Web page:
Our “Seven Faces of Facebook” study segments India’s most sought-after demographic
By Upasana Roy
Internet penetration in the country may not have crossed 16 percent of the population yet, but in absolute numbers, penetration works out to be more than three times the population of France. And within this colossal figure lies a demographic that demands the lion’s share of attention: The Millennial generation. With 56 percent of our population under the age of, 30 (the median age the population is 26), it’s no surprise that when surveyed about the top reasons for going online, 87 percent of netizens answered communication and 67 percent said social networking.
We know that social media sites have achieved critical mass. Indian Millennials are the demographic fuelling this engagement on social media today, Facebook being the primary site. The top Facebook pages in India today have accumulated millions of fans. The mobile phone sites, Vodafone and Tata DoCoMo, and the youth fashion brand Fastrack, each claim over three million Facebook fans. This phenomenon compels marketers to ask how much do we really know about this Millennial demographic and its online activity? What’s next? Are we simply collecting crowds?
With the decline of organic posts on Facebook, marketers are frantically blanketing social media with paid posts, praying that, like some heat-seeking missile, they’ll reach the intended targets. But it’s become apparent that even narrowing the focus according to interests and age groups isn’t enough. We saw the opportunity to deep dive into social media and mine for qualitative behavior discoveries.
We went back to the basics: behind each target audience you are essentially talking to a real person. Our team conducted independent research to create a segmentation study of consumer profiles on Facebook in the age range of 18 to 24, which is the largest demographic on Facebook today. The research yielded seven distinct profiles of Millennials. Each profile is packed with data around interests, tonality, basic personality traits, and engagement triggers.
We used the well-established psychometric assessment called Myers-Briggs Type Indicator to assign a personality type to each of the profiles. Let’s start with the Curator of Cool who is a trendsetter and tastemaker, sitting at the top of the social-ecosystem. Tech-savvy and opinionated, he knows what’s hot and what’s not. Then we found the Homebody who posts on Facebook, but only about family life.
On to the Professor, a subject matter expert who believes in quality over quantity. Next, the trigger-happyLive Wire who lives, breathes, eats and sleeps online. We also found The Observer, who is on Facebook because everyone else is. The Observer literally has nothing to say. The Exhibitionist incessantly self promotes. And finally, the Wannabe tries really hard to fit in, but is just not there yet.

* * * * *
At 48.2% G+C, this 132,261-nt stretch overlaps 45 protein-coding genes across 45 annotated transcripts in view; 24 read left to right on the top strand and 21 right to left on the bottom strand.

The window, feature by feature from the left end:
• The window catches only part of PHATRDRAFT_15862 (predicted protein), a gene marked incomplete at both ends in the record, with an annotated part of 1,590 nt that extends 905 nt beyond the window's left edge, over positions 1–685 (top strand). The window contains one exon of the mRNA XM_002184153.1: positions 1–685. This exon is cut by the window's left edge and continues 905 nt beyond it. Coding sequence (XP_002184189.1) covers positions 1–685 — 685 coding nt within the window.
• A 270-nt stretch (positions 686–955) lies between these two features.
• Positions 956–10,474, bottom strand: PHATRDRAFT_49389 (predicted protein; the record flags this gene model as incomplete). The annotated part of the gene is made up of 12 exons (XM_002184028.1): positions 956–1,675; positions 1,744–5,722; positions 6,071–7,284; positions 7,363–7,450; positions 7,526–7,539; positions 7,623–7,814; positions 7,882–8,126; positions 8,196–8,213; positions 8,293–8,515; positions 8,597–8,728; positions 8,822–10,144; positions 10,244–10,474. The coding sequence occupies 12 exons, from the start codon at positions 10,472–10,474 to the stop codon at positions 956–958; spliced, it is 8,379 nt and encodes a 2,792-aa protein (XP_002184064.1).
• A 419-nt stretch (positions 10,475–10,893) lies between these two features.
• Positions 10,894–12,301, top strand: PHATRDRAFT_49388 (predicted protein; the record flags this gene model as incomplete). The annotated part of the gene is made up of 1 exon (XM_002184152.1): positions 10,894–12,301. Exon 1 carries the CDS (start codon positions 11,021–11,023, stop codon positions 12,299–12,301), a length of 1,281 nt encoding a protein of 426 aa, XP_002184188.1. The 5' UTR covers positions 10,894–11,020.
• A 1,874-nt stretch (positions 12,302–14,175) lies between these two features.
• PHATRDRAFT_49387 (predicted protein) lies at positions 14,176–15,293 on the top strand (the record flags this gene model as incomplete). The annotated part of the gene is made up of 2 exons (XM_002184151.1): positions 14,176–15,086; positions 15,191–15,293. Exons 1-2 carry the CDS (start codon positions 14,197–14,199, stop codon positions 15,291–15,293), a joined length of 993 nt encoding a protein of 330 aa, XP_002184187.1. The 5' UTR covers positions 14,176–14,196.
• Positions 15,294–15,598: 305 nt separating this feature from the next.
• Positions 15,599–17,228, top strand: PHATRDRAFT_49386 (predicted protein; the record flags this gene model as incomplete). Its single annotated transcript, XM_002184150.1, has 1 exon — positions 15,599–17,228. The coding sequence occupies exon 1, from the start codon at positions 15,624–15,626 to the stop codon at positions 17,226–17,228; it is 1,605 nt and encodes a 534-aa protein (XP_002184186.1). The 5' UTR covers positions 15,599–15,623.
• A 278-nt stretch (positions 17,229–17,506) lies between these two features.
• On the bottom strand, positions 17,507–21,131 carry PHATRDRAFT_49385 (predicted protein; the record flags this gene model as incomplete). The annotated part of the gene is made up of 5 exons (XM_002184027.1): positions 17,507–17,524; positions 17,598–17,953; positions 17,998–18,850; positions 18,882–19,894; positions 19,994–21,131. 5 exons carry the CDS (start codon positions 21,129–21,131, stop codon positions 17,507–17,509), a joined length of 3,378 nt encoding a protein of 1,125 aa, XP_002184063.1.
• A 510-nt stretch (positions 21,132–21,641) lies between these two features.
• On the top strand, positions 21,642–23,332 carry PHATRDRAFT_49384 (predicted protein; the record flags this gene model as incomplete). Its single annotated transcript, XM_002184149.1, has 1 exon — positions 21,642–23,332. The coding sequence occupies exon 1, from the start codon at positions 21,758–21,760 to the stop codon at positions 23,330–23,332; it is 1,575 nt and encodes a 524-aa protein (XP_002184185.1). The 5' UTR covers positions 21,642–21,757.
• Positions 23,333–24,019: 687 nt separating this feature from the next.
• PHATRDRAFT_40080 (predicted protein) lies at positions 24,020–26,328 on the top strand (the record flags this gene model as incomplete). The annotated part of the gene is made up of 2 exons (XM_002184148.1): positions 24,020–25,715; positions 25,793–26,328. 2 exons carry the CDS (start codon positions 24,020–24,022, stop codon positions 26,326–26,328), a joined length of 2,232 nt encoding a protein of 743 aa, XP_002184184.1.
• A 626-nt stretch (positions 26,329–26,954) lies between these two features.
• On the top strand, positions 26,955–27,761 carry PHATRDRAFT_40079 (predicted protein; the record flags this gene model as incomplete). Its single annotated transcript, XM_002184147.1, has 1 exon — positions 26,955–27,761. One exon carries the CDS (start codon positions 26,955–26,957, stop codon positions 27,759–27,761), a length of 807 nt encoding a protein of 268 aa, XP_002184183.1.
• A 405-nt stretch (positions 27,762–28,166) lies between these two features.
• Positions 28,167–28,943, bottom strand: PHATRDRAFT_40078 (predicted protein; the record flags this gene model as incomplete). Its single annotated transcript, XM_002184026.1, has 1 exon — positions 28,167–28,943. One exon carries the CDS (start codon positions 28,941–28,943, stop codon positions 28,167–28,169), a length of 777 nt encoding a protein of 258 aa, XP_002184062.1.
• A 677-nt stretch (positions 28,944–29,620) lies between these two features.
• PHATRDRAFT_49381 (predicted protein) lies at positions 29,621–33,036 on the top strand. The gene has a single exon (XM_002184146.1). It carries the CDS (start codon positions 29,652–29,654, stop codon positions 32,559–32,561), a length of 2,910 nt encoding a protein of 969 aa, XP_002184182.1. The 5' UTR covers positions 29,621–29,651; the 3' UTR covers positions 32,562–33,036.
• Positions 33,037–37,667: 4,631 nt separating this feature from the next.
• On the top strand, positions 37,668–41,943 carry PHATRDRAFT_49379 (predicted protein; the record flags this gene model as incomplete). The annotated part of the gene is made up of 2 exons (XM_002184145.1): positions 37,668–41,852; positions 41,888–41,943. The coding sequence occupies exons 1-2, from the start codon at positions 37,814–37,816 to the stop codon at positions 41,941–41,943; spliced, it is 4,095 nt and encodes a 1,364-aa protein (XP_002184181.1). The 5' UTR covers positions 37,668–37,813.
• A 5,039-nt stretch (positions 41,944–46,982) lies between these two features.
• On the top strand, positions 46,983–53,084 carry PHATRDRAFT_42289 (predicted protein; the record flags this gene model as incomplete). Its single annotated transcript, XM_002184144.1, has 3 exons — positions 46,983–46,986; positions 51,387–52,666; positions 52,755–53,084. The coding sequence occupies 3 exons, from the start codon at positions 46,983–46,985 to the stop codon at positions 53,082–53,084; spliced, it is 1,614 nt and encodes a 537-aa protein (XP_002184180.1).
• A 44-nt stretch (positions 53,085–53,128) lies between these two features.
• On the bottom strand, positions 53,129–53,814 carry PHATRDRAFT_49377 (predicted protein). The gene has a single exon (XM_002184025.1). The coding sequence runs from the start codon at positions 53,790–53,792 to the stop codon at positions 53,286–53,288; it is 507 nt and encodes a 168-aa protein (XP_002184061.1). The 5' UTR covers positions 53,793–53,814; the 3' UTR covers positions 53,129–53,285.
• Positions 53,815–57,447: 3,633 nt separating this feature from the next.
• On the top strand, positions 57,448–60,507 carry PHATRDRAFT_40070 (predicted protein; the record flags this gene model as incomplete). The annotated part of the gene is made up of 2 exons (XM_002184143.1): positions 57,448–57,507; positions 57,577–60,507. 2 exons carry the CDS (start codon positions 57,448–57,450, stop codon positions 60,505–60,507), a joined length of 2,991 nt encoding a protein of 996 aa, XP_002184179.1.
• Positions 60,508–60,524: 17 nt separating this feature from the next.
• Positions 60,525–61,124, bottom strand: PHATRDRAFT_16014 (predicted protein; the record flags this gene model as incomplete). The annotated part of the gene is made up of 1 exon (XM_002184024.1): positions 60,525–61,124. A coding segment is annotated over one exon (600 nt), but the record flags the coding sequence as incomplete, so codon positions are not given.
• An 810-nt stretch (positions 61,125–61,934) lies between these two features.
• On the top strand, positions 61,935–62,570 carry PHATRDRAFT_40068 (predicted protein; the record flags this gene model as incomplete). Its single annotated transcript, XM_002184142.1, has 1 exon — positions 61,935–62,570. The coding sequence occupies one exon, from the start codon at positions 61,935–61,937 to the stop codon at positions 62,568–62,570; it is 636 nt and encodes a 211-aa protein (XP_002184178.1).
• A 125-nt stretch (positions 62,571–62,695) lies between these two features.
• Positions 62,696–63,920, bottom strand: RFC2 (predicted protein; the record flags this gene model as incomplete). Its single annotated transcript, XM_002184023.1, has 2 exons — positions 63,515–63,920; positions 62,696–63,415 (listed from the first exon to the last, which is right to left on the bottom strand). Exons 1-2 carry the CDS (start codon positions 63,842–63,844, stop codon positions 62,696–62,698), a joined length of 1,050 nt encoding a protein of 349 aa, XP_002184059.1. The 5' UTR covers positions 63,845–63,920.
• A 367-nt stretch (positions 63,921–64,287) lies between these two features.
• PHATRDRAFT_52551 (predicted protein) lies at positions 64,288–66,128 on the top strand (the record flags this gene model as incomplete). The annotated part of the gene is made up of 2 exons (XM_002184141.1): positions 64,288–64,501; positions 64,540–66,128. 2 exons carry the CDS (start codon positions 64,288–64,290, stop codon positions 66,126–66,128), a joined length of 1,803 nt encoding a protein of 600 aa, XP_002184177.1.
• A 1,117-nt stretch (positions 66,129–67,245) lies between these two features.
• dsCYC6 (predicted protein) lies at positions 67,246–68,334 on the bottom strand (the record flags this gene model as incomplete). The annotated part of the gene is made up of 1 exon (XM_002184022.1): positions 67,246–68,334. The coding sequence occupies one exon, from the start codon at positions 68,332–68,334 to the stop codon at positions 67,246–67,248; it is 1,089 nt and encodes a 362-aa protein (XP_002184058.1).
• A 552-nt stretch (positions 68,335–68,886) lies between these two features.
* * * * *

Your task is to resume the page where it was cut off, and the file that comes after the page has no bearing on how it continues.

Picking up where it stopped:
We cross-referenced each profile with the type of content they shared on their timeline to create an extensive list of triggers. For example, the Exhibitionist might respond to customer shout-outs/acknowledgments, while the Professor is likely to respond to cool anecdotes/insider information about a brand. Our discoveries also help to engage audiences and create relevant content.
Various trends uncovered in the course of this study made us take a renewed look at how we do things. We’d assumed that Facebook content was all in English, for example. The truth is that a lot of content is in local languages. So maybe it’s about time we start creating content in regional languages.
We also dispelled the misconception that Indians don’t create content. We saw that – given the right platform and tools – they do. The explosion of apps like meme generators gave these people the platform they wanted. Their engagement suggests an opportunity for brands to create relevant content.
It may not be surprising to learn that urban India is hooked on Facebook. But so is the rest of the subcontinent. When we imagine a Live Wire we immediately visualize kids from big cities fiddling away on their smart phones. Interestingly, our study shows that Millennials from small towns are equally engaged on Facebook.
Essentially, what we are saying is that if the Millennials seem like one single faceless demographic cluster to you, it’s time to take a closer look. While some Millennials are Homebodies, others are living and breathing online. If some are Exhibitionists, others are clinging to the value of sharing good content. As marketers, it’s our responsibility to create content that excites each of the types and adds true value to our social campaigns